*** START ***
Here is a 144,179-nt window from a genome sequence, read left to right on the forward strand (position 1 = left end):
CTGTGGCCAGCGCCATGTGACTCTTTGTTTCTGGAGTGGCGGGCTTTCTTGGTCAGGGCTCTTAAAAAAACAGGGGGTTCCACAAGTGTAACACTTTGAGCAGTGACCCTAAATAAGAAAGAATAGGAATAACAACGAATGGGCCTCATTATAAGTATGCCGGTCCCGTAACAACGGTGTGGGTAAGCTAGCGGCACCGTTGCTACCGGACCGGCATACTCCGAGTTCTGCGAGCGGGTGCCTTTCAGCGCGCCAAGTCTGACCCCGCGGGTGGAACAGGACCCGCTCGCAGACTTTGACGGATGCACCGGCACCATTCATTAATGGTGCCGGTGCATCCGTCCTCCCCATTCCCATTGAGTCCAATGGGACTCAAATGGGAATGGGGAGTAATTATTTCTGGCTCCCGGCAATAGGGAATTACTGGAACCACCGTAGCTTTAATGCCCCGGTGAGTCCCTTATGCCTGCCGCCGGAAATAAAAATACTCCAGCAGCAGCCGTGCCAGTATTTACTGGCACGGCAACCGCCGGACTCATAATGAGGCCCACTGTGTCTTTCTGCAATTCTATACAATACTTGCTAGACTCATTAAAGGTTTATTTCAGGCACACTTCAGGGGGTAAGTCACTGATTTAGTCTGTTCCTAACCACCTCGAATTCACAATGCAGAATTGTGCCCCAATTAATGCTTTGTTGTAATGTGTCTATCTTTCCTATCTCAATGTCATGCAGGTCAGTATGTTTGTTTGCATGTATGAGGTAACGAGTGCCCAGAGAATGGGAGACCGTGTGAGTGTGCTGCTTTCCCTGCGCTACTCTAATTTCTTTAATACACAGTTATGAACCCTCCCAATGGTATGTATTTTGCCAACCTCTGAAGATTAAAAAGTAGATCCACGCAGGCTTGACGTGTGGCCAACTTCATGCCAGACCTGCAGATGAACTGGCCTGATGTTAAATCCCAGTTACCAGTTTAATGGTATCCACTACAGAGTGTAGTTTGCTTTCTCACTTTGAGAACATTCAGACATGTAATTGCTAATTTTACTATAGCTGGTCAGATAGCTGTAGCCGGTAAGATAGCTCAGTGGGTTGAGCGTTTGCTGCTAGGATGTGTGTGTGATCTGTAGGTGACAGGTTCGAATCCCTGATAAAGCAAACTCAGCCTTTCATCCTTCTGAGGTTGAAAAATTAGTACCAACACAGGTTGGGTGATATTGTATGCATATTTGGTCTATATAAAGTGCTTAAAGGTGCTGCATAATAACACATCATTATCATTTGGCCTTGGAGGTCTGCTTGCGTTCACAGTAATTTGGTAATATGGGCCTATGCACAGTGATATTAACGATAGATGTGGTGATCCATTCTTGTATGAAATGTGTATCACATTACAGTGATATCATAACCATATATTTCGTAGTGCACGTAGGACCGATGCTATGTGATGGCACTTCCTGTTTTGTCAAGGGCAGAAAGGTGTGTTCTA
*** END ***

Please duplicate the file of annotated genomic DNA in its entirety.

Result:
Here is a 144,179-nt window from a genome sequence, read left to right on the forward strand (position 1 = left end):
CTGTGGCCAGCGCCATGTGACTCTTTGTTTCTGGAGTGGCGGGCTTTCTTGGTCAGGGCTCTTAAAAAAACAGGGGGTTCCACAAGTGTAACACTTTGAGCAGTGACCCTAAATAAGAAAGAATAGGAATAACAACGAATGGGCCTCATTATAAGTATGCCGGTCCCGTAACAACGGTGTGGGTAAGCTAGCGGCACCGTTGCTACCGGACCGGCATACTCCGAGTTCTGCGAGCGGGTGCCTTTCAGCGCGCCAAGTCTGACCCCGCGGGTGGAACAGGACCCGCTCGCAGACTTTGACGGATGCACCGGCACCATTCATTAATGGTGCCGGTGCATCCGTCCTCCCCATTCCCATTGAGTCCAATGGGACTCAAATGGGAATGGGGAGTAATTATTTCTGGCTCCCGGCAATAGGGAATTACTGGAACCACCGTAGCTTTAATGCCCCGGTGAGTCCCTTATGCCTGCCGCCGGAAATAAAAATACTCCAGCAGCAGCCGTGCCAGTATTTACTGGCACGGCAACCGCCGGACTCATAATGAGGCCCACTGTGTCTTTCTGCAATTCTATACAATACTTGCTAGACTCATTAAAGGTTTATTTCAGGCACACTTCAGGGGGTAAGTCACTGATTTAGTCTGTTCCTAACCACCTCGAATTCACAATGCAGAATTGTGCCCCAATTAATGCTTTGTTGTAATGTGTCTATCTTTCCTATCTCAATGTCATGCAGGTCAGTATGTTTGTTTGCATGTATGAGGTAACGAGTGCCCAGAGAATGGGAGACCGTGTGAGTGTGCTGCTTTCCCTGCGCTACTCTAATTTCTTTAATACACAGTTATGAACCCTCCCAATGGTATGTATTTTGCCAACCTCTGAAGATTAAAAAGTAGATCCACGCAGGCTTGACGTGTGGCCAACTTCATGCCAGACCTGCAGATGAACTGGCCTGATGTTAAATCCCAGTTACCAGTTTAATGGTATCCACTACAGAGTGTAGTTTGCTTTCTCACTTTGAGAACATTCAGACATGTAATTGCTAATTTTACTATAGCTGGTCAGATAGCTGTAGCCGGTAAGATAGCTCAGTGGGTTGAGCGTTTGCTGCTAGGATGTGTGTGTGATCTGTAGGTGACAGGTTCGAATCCCTGATAAAGCAAACTCAGCCTTTCATCCTTCTGAGGTTGAAAAATTAGTACCAACACAGGTTGGGTGATATTGTATGCATATTTGGTCTATATAAAGTGCTTAAAGGTGCTGCATAATAACACATCATTATCATTTGGCCTTGGAGGTCTGCTTGCGTTCACAGTAATTTGGTAATATGGGCCTATGCACAGTGATATTAACGATAGATGTGGTGATCCATTCTTGTATGAAATGTGTATCACATTACAGTGATATCATAACCATATATTTCGTAGTGCACGTAGGACCGATGCTATGTGATGGCACTTCCTGTTTTGTCAAGGGCAGAAAGGTGTGTTCTA